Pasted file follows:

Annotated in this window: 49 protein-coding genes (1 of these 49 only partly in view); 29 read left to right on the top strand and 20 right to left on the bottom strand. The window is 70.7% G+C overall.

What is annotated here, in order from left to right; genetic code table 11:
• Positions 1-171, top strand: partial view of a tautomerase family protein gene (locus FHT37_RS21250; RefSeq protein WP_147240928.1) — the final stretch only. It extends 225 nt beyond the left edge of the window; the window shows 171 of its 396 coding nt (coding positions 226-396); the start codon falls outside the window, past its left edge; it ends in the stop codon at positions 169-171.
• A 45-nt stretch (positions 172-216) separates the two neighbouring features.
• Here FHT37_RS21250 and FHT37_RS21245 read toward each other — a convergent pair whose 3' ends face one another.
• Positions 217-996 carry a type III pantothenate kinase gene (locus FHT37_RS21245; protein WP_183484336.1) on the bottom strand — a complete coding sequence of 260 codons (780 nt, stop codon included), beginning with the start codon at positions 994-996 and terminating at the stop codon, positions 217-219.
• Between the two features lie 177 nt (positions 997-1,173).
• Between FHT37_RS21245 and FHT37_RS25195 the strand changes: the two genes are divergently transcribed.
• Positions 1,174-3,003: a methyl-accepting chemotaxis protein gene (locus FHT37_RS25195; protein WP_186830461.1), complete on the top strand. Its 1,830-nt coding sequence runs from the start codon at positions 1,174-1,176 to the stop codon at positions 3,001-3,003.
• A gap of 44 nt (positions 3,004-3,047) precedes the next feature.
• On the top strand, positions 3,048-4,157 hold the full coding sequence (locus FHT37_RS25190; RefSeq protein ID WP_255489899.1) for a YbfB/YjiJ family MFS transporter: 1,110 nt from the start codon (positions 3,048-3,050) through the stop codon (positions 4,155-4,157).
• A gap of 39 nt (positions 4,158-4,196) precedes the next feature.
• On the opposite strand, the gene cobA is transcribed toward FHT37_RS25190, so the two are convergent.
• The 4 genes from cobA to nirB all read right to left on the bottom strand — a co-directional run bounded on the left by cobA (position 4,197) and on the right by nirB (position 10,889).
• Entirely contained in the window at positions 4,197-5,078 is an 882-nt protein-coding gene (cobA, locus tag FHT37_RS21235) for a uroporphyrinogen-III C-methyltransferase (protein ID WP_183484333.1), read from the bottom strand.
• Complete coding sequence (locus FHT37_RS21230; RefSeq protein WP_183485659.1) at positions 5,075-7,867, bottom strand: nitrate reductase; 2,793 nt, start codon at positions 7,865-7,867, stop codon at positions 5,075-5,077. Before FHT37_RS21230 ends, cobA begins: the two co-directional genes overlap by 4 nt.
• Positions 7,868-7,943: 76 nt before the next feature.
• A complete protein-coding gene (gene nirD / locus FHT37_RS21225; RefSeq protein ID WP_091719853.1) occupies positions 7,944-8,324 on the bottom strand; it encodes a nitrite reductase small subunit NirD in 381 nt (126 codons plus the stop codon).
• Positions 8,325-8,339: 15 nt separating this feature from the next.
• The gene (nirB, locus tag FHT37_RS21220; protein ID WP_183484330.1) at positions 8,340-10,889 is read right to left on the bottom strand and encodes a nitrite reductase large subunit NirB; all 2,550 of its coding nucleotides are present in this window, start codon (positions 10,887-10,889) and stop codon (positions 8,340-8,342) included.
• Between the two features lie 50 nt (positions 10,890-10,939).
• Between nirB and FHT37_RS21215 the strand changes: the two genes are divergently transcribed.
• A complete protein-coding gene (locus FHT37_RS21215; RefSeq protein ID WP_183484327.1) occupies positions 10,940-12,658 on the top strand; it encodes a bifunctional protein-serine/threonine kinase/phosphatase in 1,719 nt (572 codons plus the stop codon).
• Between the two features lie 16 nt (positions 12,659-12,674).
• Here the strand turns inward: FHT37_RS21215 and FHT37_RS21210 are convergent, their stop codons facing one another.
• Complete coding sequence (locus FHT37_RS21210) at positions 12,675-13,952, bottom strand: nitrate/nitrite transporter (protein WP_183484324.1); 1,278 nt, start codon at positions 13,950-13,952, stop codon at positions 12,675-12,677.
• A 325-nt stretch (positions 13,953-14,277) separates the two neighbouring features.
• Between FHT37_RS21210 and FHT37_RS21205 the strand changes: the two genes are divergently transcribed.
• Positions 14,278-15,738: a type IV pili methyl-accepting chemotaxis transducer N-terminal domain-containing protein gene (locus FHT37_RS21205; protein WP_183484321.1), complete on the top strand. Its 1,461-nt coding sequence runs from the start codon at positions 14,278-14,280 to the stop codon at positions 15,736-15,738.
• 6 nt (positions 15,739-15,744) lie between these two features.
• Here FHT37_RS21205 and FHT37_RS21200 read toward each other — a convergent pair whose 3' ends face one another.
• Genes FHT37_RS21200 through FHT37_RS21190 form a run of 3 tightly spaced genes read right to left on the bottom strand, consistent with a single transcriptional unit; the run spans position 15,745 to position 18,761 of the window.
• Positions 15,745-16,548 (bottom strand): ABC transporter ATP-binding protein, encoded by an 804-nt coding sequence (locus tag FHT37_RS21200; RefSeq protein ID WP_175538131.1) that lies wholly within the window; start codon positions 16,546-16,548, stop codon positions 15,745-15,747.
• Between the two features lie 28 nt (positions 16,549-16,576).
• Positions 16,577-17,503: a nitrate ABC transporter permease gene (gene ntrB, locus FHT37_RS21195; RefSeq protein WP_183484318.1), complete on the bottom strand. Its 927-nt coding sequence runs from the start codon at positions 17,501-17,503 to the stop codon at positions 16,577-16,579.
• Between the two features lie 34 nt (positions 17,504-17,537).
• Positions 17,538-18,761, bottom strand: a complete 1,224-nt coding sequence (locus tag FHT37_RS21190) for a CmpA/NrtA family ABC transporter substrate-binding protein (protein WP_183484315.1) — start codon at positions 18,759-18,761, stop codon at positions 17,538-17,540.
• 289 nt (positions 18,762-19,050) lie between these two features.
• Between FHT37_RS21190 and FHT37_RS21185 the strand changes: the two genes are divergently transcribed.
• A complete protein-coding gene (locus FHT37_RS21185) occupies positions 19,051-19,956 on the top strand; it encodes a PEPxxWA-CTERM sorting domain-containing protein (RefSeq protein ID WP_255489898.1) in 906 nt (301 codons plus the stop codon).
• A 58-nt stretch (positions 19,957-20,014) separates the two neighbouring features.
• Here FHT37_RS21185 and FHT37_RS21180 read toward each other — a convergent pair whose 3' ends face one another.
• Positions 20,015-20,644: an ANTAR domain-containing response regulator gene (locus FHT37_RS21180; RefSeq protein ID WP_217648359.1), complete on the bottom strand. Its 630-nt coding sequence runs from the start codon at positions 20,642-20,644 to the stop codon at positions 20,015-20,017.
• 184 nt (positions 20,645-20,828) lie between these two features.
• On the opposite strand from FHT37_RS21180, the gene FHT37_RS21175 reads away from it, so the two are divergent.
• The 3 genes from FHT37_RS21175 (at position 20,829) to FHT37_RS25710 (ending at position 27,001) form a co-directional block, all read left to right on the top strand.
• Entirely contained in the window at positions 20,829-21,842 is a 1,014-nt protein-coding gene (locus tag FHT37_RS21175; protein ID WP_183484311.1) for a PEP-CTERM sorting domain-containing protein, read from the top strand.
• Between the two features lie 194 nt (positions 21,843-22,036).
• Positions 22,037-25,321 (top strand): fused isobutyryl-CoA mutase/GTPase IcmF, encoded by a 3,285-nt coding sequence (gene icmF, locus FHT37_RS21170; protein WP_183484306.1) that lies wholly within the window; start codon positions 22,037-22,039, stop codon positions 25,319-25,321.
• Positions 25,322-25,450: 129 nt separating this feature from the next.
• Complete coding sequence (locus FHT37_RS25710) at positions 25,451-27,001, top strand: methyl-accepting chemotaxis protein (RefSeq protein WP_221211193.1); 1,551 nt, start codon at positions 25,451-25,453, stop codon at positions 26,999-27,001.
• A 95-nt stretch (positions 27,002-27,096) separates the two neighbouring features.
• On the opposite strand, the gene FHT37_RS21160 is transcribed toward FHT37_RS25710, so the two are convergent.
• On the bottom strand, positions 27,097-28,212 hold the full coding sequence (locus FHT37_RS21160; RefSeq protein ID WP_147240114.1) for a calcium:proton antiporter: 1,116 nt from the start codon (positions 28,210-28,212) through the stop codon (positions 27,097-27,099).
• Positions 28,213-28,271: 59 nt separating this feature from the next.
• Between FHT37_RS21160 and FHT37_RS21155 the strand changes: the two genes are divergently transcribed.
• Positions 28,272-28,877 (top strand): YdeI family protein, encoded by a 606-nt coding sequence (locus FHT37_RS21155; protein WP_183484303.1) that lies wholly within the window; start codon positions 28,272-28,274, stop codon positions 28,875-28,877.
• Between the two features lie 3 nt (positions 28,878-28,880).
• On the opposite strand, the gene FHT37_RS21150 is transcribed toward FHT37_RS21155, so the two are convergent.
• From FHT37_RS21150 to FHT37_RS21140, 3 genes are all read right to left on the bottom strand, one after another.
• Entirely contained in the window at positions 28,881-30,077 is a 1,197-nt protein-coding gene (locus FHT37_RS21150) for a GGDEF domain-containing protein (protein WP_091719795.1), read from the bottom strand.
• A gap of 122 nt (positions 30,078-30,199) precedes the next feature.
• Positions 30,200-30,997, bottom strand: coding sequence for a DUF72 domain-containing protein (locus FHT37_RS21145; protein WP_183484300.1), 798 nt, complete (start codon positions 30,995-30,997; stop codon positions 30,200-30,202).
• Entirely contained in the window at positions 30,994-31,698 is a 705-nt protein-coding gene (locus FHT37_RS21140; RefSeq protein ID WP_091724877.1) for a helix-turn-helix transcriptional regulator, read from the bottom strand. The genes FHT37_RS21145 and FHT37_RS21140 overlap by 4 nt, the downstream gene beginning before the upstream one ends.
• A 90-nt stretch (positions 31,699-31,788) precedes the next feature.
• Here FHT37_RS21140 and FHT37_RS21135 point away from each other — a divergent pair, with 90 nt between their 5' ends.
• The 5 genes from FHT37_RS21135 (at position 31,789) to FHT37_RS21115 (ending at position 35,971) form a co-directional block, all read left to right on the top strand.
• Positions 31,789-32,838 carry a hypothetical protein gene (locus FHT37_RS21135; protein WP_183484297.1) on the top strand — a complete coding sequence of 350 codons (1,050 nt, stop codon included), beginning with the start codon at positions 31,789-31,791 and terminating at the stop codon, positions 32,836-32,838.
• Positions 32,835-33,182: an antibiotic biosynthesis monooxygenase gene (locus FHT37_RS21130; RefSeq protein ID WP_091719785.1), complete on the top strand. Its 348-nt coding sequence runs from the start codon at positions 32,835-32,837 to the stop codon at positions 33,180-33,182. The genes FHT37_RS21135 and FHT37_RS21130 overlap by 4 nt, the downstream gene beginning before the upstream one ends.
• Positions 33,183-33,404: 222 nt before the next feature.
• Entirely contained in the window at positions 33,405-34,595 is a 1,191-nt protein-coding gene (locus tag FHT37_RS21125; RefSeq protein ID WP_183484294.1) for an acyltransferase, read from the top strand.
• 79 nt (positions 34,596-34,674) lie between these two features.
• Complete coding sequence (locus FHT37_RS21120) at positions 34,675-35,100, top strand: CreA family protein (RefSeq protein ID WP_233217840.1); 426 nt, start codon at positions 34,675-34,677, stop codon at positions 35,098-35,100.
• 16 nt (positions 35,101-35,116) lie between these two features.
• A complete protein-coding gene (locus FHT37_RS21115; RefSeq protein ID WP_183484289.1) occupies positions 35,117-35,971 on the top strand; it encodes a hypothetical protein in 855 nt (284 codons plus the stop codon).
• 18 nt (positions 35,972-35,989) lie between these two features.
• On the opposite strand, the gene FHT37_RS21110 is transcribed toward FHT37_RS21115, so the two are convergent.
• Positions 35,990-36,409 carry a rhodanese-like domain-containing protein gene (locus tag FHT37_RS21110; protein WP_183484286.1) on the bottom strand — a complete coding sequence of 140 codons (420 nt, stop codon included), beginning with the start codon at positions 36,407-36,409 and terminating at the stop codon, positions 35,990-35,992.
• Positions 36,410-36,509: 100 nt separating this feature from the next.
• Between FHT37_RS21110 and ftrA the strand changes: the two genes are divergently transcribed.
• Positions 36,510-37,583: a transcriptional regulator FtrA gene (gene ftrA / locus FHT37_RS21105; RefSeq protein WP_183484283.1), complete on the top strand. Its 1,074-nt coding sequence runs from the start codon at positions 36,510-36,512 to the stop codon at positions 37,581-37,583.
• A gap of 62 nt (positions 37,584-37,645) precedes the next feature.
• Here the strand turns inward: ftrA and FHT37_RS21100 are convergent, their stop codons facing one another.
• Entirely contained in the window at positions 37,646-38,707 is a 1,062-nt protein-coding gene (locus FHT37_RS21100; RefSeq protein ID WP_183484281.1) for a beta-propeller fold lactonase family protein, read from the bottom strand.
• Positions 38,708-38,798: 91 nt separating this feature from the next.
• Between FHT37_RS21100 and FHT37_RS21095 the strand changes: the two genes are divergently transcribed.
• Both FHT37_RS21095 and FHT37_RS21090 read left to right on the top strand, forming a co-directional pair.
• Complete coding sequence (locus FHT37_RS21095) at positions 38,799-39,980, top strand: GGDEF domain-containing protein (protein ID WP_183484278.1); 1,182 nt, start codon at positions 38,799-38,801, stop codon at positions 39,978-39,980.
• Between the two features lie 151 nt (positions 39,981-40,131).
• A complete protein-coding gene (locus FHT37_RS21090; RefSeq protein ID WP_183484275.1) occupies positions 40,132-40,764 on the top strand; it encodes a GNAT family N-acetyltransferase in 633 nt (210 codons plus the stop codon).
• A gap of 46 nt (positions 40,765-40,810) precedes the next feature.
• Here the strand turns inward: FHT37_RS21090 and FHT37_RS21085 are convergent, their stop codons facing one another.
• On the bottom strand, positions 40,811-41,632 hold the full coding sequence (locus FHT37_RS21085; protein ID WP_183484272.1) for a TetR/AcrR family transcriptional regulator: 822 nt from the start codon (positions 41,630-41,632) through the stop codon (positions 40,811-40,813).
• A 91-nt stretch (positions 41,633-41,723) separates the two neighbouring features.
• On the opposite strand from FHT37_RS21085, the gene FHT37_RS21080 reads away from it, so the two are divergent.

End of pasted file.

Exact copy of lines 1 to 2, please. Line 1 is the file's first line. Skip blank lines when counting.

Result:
Annotated in this window: 49 protein-coding genes (1 of these 49 only partly in view); 29 read left to right on the top strand and 20 right to left on the bottom strand. The window is 70.7% G+C overall.

What is annotated here, in order from left to right; genetic code table 11: